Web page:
Nice writeup, Marty! Glad it's working for you.

More satellites won't solve congestion problems in areas with lots of users, the problem is the satellite has to be in range of both the user and a ground station and being in Low Earth Orbit it only sees a limited area as it passes overhead. This divides the system into virtual cells where each cell is the area covered by a local earth station. This limits the capacity in areas with lots of users, it's the Achilles Heel of the system. If Musk can make the satellite to satellite laser linkups work this will let them spread a concentrated load to more lightly loaded earth stations but it isn't a cure-all.

Where more satellites will help is with current dropout issues where there can be no satellites in range for several seconds to a minute or so causing service interruptions until another satellite comes into range. The current level of service is adequate for most uses including video streaming where the receiver can build up a buffer to carry through short interruptions. But they're causing problems for serious WFH users relying on things like extended Zoom calls or two way video conferences which are essentially real time with minimal buffering.

It will be interesting to see how Starlink performs next winter as it gains popularity and lots of mobile users congregate in popular snowbird areas.
 

SargeW

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Yeah Lou, Musk had said in an interview prior to this project getting off of the ground that it was not intended to take over providing service in congested cities. Current providers already do that very well. But the rural markets stand to benefit the most. And now with portability that advantage increases if you tend not to frequent large metropolitan areas.
 

Skookum

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It will be interesting to see how Starlink performs next winter as it gains popularity and lots of mobile users congregate in popular snowbird areas.

It could be a good or bad thing. We've noticed in popular areas that cell towers become overwhelmed. If some of the burden shifts to satellite, that could help. The hope is that Starlink doesn't become over-saturated in that area and the service starts to resemble that of an overloaded Hughesnet.
 

NY_Dutch

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Nice writeup, Marty! Glad it's working for you.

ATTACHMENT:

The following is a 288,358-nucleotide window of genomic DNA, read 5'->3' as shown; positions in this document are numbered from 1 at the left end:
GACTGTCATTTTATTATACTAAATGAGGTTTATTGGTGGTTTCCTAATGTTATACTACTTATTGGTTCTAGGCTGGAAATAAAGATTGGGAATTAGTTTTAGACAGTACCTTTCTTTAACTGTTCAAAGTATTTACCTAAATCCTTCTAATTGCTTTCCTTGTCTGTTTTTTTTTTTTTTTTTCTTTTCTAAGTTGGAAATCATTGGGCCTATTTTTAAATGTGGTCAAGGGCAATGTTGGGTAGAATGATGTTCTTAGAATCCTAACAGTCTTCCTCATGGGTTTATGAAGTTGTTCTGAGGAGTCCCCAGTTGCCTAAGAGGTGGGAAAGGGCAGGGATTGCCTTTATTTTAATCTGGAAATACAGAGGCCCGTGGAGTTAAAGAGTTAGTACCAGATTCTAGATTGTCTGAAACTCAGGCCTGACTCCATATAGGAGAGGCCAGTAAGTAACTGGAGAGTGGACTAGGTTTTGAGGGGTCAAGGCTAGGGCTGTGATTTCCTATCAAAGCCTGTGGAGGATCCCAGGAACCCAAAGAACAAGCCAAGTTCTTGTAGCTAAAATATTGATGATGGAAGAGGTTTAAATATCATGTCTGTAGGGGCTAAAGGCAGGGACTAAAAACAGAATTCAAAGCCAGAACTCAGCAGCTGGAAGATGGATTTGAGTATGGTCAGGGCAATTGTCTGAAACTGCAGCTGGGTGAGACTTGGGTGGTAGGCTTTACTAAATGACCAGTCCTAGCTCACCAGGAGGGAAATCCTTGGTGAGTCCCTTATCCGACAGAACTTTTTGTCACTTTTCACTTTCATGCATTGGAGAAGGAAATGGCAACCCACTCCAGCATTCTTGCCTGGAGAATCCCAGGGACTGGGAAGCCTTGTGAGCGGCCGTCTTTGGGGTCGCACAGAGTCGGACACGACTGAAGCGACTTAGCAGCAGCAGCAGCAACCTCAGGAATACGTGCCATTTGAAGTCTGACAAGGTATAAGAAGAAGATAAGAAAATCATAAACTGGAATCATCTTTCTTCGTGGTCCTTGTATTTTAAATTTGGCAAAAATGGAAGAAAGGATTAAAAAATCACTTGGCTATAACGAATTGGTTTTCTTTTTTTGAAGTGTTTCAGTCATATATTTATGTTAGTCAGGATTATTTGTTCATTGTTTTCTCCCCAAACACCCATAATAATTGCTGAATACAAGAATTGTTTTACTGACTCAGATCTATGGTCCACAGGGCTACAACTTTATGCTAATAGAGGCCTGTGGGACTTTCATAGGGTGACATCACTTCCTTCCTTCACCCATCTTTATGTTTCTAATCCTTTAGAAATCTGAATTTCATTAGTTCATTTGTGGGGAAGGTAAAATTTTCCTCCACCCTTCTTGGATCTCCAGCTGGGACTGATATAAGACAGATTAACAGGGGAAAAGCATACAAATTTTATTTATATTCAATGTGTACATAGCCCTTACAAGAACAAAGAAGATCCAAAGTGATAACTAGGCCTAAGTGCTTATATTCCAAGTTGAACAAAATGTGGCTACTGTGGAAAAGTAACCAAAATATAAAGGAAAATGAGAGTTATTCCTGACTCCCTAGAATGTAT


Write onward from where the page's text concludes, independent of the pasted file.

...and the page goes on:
More satellites won't solve congestion problems in areas with lots of users, the problem is the satellite has to be in range of both the user and a ground station and being in Low Earth Orbit it only sees a limited area as it passes overhead. This divides the system into virtual cells where each cell is the area covered by a local earth station. This limits the capacity in areas with lots of users, it's the Achilles Heel of the system. If Musk can make the satellite to satellite laser linkups work this will let them spread a concentrated load to more lightly loaded earth stations but it isn't a cure-all.

Where more satellites will help is with current dropout issues where there can be no satellites in range for several seconds to a minute or so causing service interruptions until another satellite comes into range. The current level of service is adequate for most uses including video streaming where the receiver can build up a buffer to carry through short interruptions. But they're causing problems for serious WFH users relying on things like extended Zoom calls or two way video conferences which are essentially real time with minimal buffering.

It will be interesting to see how Starlink performs next winter as it gains popularity and lots of mobile users congregate in popular snowbird areas.
The newer laser equipped satellites don't need to be within range of a ground station. They only need to be within range of other laser equipped satellites until at some point a ground station is reached. That will allow Starlink to work over the oceans and other remote locations where ground stations are not practical.
 

SargeW

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It could be a good or bad thing. We've noticed in popular areas that cell towers become overwhelmed. If some of the burden shifts to satellite, that could help. The hope is that Starlink doesn't become over-saturated in that area and the service starts to resemble that of an overloaded Hughesnet.
I don't think so. Hughesnet was never intended to be a primary carrier for internet traffic. It started life as a Point of Sale (POS) technology for businesses to transmit short SMS messages when purchases were made. At some point morphed into something more, but has struggled to keep up.

There are saturation points that the system can/will reach particularly in high density areas. That's where the wait list comes in.
 

Heli_av8tor

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Much of our internet use is while driving. I’ll get very interested when an antenna becomes available that tracks in motion.
 

jymbee

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Yeah Lou, Musk had said in an interview prior to this project getting off of the ground that it was not intended to take over providing service in congested cities. Current providers already do that very well. But the rural markets stand to benefit the most.
I have lived in very rural areas around the country for much of my life. In the beginning, moving up from a 14.4 modem to a 28.8 then 56 was a pretty big deal. I had one of the very first satellite systems when they started to appear. Worked, but not all that well.

I could only watch as newer technology emerged-- DSL, cable, fiber etc. and remember all too well calling those providers and asking if was available at my place. "Uh, where do you live?" They were pretty dismissive when they found out where and had no idea when or even if they would ever have service there given the population density being what it was. Simply not worth their time & expense.